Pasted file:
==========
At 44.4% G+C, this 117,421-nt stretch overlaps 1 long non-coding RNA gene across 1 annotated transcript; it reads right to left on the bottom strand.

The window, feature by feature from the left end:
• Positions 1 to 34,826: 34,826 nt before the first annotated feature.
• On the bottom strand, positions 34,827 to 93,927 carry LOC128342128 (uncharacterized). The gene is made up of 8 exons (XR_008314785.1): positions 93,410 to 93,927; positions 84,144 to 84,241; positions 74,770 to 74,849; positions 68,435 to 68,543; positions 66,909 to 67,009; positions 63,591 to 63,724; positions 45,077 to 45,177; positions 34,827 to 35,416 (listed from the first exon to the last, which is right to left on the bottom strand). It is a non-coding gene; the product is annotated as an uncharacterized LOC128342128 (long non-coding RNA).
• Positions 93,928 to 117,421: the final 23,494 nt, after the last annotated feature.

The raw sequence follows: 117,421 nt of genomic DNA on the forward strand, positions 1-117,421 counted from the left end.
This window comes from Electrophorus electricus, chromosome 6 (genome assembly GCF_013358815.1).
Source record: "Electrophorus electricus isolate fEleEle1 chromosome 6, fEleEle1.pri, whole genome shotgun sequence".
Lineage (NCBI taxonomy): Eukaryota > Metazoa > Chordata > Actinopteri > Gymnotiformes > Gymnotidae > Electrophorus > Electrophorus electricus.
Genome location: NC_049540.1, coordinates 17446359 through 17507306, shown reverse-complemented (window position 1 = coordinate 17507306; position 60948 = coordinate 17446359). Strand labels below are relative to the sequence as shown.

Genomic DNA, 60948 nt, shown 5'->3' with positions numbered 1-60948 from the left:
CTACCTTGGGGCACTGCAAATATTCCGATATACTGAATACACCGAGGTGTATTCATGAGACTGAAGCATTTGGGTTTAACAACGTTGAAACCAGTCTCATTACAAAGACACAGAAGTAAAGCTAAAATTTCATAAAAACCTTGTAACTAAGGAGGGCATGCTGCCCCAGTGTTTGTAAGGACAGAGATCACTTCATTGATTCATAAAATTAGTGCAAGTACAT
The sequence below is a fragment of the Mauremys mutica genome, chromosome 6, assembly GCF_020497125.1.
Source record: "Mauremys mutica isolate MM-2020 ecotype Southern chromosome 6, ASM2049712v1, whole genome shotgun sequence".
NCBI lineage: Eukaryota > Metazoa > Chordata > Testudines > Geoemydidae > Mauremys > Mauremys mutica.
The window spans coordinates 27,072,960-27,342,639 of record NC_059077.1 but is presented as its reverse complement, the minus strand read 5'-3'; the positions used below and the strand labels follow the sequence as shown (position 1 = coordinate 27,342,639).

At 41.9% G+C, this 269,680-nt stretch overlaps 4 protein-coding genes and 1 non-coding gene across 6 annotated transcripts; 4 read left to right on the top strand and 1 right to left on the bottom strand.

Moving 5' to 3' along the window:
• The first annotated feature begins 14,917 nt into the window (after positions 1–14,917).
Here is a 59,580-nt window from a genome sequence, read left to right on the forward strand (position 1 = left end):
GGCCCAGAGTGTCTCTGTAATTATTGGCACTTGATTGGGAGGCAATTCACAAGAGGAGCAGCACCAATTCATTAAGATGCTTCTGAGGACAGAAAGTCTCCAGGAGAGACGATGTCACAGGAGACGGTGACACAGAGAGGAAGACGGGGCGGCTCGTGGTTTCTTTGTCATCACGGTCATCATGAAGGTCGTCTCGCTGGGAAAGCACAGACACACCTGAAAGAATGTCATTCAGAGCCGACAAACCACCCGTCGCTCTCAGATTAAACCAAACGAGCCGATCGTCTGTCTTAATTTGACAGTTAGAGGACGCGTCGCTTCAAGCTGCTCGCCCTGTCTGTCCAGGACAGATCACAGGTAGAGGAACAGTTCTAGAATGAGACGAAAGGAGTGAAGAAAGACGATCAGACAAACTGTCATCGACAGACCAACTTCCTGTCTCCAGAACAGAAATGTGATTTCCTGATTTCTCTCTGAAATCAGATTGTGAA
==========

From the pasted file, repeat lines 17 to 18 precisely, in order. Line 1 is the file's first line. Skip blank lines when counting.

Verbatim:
At 41.9% G+C, this 269,680-nt stretch overlaps 4 protein-coding genes and 1 non-coding gene across 6 annotated transcripts; 4 read left to right on the top strand and 1 right to left on the bottom strand.

Moving 5' to 3' along the window: